Winnipeg Free Press - PRINT EDITION

A happy ending, a shiny new bike

Generous ex-Winnipegger makes boy's day

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RIDING TO THE RESCUE, AGAIN... In the last episode of Bikeman, Inner-City Crime Fighter, an appeal went out for someone to replace a bicycle that was stolen from a boy named Sean.

That was two weeks ago, after Bikeman (a.k.a. mild-mannered Health Sciences Centre plant manager Richard Craig) chanced upon the youngster being robbed by a much older, bigger boy on the Slaw Rebchuk Bridge.

The 51-year-old Craig was riding a bike, too, and he gave chase.

Unfortunately, the bike thief got away.

And subsequently, Craig came up with the idea of trying to find a new bike for Sean.

So the appeal went out.

Predictably -- and thankfully -- lots of offers of used bikes rolled in.

Then something unexpected happened.

A guy visiting from Calgary read the story and offered to buy Sean a new bike.

Actually, Jim Yaworski is a former Winnipegger who was in town for the Platinum Jets charity golf tournament, which he helped found, and he made the $200 donation on behalf of the event.

Bikeman Richard Craig decided we should let Sean pick out his own bike, and to buy it from the Canadian Tire downtown store, because it's in the boy's neighbourhood.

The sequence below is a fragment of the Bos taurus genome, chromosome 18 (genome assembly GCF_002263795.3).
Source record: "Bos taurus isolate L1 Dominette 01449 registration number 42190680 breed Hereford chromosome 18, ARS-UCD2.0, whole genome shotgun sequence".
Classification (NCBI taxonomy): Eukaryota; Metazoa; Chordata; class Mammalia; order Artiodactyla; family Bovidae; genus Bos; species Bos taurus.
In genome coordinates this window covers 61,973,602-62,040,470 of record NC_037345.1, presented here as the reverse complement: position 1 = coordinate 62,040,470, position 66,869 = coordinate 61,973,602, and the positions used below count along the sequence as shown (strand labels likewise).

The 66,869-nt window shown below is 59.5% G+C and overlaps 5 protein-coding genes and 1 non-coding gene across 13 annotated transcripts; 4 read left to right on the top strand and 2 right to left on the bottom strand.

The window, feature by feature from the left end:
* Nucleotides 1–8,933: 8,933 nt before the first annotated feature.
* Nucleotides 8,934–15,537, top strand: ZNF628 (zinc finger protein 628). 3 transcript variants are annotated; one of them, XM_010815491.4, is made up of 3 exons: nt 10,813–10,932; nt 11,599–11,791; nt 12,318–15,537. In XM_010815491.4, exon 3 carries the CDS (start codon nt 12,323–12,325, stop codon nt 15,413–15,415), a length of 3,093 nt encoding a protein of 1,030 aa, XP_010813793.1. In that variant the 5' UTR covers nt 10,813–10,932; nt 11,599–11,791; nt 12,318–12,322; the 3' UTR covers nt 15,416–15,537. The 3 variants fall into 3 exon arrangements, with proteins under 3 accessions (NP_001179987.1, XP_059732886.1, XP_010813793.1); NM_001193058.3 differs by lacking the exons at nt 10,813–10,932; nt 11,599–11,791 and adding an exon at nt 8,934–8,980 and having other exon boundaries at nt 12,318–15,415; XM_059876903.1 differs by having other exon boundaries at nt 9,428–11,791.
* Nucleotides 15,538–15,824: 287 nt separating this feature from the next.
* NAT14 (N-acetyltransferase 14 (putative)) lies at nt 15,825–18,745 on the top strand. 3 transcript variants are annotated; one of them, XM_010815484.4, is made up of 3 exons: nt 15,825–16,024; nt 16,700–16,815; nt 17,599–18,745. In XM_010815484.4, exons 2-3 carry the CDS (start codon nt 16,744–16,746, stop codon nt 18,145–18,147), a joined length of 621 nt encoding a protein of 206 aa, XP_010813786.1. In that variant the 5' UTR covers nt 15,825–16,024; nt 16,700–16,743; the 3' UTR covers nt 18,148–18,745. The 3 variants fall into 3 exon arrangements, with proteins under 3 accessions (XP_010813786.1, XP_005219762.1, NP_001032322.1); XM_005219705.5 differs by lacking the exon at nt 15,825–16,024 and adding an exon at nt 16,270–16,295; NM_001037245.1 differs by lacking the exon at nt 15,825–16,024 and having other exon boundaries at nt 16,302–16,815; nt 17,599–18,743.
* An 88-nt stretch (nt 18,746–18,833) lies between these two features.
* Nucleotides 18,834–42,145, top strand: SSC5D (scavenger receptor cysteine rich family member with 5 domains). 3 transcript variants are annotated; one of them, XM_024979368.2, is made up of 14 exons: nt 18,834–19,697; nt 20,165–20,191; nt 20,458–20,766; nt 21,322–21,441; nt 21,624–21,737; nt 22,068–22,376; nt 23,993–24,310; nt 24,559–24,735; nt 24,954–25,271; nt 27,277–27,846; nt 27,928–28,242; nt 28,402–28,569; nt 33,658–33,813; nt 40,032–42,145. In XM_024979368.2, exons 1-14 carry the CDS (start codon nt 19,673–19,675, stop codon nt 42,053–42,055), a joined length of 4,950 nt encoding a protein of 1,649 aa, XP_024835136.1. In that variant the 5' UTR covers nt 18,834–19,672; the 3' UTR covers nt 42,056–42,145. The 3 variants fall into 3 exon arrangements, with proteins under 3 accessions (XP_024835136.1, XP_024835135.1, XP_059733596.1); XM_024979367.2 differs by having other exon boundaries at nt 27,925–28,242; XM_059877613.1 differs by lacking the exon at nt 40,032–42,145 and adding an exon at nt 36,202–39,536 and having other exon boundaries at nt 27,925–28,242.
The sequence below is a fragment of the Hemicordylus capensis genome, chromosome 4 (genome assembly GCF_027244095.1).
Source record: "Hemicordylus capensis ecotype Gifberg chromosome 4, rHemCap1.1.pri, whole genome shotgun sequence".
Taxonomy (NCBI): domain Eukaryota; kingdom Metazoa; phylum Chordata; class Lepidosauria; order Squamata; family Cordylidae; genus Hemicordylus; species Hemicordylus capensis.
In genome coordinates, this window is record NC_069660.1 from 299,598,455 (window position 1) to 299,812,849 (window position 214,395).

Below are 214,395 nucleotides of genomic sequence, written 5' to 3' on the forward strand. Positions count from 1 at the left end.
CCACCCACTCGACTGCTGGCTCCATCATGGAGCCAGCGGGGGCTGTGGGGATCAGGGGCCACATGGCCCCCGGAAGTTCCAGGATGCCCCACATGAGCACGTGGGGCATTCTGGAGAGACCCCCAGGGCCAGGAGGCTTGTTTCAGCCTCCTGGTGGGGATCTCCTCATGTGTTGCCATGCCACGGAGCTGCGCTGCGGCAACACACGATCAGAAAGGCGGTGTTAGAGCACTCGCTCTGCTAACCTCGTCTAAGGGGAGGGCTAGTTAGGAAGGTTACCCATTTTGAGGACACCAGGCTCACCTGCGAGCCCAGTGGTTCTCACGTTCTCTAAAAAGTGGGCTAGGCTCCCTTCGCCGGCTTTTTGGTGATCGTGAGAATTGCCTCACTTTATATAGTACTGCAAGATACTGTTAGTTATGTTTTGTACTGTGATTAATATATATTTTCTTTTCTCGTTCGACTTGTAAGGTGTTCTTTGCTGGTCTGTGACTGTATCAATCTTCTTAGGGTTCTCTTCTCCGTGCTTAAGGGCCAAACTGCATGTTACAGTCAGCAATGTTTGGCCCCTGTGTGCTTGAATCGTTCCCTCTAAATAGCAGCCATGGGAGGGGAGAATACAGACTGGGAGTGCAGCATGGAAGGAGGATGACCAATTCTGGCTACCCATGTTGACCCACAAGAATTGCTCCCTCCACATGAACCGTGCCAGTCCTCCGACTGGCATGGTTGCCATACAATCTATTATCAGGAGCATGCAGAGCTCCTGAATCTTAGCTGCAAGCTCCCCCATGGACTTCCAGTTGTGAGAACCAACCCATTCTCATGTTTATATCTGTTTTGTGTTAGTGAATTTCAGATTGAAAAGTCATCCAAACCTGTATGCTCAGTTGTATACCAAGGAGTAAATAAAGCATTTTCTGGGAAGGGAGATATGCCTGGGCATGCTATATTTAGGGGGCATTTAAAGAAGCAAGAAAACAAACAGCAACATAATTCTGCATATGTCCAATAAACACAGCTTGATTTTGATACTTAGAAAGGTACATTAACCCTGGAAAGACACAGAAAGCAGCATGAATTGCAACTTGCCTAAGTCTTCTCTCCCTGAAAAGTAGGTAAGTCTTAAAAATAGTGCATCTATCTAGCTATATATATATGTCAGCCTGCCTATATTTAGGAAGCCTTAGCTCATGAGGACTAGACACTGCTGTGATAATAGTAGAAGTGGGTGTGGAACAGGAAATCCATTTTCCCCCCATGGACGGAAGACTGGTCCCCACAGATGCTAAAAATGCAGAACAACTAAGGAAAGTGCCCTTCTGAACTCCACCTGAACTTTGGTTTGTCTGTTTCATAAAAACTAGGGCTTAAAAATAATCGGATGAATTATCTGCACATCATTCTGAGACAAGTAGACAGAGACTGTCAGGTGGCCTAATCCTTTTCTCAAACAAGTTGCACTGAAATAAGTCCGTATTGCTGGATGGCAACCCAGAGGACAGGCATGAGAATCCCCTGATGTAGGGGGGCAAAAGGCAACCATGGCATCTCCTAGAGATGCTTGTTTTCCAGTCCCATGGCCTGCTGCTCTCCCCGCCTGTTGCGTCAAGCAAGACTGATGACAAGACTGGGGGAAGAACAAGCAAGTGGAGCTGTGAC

So a week ago Monday -- the afternoon of a torrential downpour and lightning storm -- Sean and his father arrived at the Canadian Tire run by former Maritimers Roger and Julie Caissie.

"They made that little boy's day," Craig reported later in a follow up e-mail. "Sean got to choose his own bright new shiny bike, they gave him a helmet, a lock, installed the lock, pumped up his tires, made the adjustments to the seat and just generally did it up right.

"Roger and Julie had at least three staff as well as the two of them waiting on Sean, smiling and giving him all the attention he could handle.

"He and his dad are both pretty quiet and reserved, not too talkative, but by the end of it, they were beaming and very appreciative.

Craig said he was proud to be part of the whole exchange, and offered thanks to Yaworski, Free Press photographer Ruth Bonneville, and the entire Canadian Tire staff.

"Sean and his dad had to walk to the store, and the rain storm threatened to cancel their appearance at the allotted time because it was pouring cats and dogs just a half hour earlier. But at four o'clock on July 14, a little boy experienced some pretty powerful sunbeams," Craig said.

I'll add my own thanks to all the other readers who offered to buy a bike or donate a used one. And, of course, to Bikeman, who became a real-life urban superhero to one little boy.

Only in comic books, you say?

No.

Only in Winnipeg.

* * *

THE LAST LAUGH...

Remember the column about the Stella's Cafe waitress in Kenaston Village who refused to serve Richard Gere because she was too nervous?

The following fax arrived last week from a woman who signed herself Gail Turner.

"Dear Gordon,

After reading your article today, please be advised that there are NO SHY SERVERS AT THE DAKOTA HOTEL.

Send Richard Gere here!"

gordon.sinclair@freepress.mb.ca

PHOTO RUTH BONNEVILLE/WINNIPEG FREE PRESS

Republished from the Winnipeg Free Press print edition July 24, 2003 $sourceSection$sourcePage

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